“If you leave your stable job to go out on your own, you will live in a van down by the river.”
- What are ways I could test my business idea in small chunks to see if it is viable before chucking my day job?
- How can I shore up my personal financial situation so that I have some breathing room when starting a business?
- How can I create Plans B, C and D in case my new venture doesn’t work out?
“You have no idea what you are doing and when you show your ideas in public for the first time, people will mock and criticize you.”
- Who would be knowledgeable peer mentors who could give me straight and objective feedback before I expose my business in public?
- How can I use this experience to fortify my self-esteem and toughen my skin? (I have always been a fan of The Four Agreements, which reminds us that criticism is never about you, it is always about the other person)
- How might I better understand that perfectionists are losers and learn from photographers who know that it takes 99 so-so shots to get one great photo?
How to choose a good business idea
Good business ideas are a dime a dozen. Anyone can sit atop a bar stool, pontificating about how their start-up idea will be a space-changing, curb-jumping application that will make Google weep they are so eager to acquire your company.
Good business ideas cross over into good businesses with the following factors in place:
Natural Passion and Interest
Skill and competence
Business model that delivers the life you want to live
Solid business planning with well-defined market
You can get great information about markets, business models, business planning and finances at places like this blog, StartupNation, Duct Tape Marketing, Tim Berry’s blogs, Small Business Trends or Guy Kawasaki’s blog.
So I will give some advice on the first part of the equation, natural passion and interest:
Become a heat-guided missile.
People of all ages seem to have a struggle deciding what they are really passionate about. The main issues seem to be:
- They have never chosen careers or educational paths that truly match their interests (often due to societal or family pressure) so they just feel kind of numb.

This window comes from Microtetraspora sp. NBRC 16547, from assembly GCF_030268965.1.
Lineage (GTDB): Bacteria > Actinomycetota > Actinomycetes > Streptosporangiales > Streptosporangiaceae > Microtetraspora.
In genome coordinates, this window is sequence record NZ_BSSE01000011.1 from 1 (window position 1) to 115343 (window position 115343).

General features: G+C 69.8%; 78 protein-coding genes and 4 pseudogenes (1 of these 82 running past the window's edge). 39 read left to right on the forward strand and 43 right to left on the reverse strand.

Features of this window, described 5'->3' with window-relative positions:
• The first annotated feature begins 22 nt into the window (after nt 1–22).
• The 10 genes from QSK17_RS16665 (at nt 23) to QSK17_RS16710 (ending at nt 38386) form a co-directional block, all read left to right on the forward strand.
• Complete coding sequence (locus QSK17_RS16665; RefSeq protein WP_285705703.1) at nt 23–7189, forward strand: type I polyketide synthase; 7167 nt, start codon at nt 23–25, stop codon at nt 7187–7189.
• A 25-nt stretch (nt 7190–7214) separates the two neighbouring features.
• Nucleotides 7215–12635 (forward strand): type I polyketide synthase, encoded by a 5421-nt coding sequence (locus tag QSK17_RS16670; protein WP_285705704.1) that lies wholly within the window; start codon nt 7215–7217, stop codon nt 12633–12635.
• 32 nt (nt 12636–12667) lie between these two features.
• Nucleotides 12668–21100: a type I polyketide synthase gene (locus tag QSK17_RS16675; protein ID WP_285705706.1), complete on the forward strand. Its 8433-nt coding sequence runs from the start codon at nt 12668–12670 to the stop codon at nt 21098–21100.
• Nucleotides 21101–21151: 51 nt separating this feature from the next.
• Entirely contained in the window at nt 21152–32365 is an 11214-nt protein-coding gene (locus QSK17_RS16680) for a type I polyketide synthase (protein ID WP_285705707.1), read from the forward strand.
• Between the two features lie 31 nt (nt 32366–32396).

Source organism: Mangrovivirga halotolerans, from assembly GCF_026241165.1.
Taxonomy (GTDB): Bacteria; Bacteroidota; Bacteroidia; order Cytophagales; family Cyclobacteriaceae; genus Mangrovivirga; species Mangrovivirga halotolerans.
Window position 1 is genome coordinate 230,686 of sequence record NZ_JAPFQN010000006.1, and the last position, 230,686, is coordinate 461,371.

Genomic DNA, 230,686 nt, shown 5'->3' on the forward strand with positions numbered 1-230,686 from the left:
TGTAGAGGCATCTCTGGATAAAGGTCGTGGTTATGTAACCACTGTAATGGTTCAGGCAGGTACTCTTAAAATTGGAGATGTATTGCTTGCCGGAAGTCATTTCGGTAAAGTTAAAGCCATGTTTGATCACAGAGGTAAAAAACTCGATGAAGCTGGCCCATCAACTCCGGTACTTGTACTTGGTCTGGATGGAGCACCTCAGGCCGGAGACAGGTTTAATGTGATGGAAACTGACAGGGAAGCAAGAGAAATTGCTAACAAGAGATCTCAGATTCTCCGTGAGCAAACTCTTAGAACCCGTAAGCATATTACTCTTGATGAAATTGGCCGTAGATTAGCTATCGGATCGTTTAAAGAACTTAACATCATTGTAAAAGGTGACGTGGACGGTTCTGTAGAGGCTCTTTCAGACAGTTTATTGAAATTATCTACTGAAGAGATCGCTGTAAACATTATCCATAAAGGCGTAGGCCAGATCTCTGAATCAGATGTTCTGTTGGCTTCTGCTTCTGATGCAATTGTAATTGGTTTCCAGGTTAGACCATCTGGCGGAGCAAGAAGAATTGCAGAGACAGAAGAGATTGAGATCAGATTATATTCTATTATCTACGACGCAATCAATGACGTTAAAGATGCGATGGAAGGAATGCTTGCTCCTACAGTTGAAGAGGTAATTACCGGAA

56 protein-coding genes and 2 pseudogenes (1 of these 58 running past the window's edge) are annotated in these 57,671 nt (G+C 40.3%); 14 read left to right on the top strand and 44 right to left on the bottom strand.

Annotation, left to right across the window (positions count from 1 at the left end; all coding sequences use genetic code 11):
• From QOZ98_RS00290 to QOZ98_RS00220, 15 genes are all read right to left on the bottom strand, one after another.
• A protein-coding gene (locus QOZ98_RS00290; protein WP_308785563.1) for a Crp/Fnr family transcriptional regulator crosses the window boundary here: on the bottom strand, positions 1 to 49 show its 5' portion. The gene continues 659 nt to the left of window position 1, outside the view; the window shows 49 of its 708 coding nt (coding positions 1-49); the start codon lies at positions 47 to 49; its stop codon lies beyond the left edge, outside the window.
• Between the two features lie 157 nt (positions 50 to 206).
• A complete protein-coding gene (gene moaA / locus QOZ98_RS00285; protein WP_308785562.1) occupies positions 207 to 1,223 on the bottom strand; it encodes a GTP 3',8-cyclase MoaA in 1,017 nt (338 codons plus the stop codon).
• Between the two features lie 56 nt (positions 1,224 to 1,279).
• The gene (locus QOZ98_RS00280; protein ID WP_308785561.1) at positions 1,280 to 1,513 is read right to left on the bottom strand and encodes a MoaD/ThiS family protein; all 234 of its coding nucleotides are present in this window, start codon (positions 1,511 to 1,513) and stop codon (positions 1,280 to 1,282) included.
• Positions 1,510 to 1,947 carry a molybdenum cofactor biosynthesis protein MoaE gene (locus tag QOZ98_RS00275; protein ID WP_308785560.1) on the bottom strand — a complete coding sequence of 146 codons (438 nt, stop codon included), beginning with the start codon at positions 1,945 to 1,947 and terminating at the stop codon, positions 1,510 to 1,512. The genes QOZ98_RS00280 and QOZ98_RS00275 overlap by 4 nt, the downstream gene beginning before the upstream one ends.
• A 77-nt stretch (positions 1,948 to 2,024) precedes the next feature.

- They have so many interests that they get overwhelmed trying to choose just one.
In the first case, you want to spend some time observing the world around you and use your body like a heat-guided missile. Your brain may try to trick you into thinking that you should enjoy one thing over the other, so a better test is how your body feels when you see or think about a particular topic.
A great exercise for this:
- Go into your local bookstore with a small notebook.
- Turn off your brain as much as you can, and just let your body wander where it most wants to go. Don’t get frightened if it drifts towards the “radical post-feminist literature” section, “Dr. Seuss anthologies” and “Rare newt species of the Southern Hemisphere.”
- Note the areas of interest in your notebook as you drift around the bookstore.
When you get back home, look at the information and see if there are any patterns. Then begin a broader and more organized search on the Internet, in books and magazines and in your everyday life as you ride the subway to work or walk around your city.
Track and categorize this information into the following areas:
- Topics that interest you (cars, entrepreneurship, alcoholism, quantum physics, knitting, martial arts)
- Activities you really enjoy doing (writing, coding, coaching, drawing, selling, running)
- Industries that interest you (alternative energy, high-end luxury resorts, construction, home-organizing)
- Problems you are eager to solve (teenage pregnancy, horrible screaming sales letters that plague online marketing, broken music distribution system for independent musicians,)
- Products you love (the iPhone, Cold Stone Creamery ice cream, Moleskine notebooks, Sony Playstations)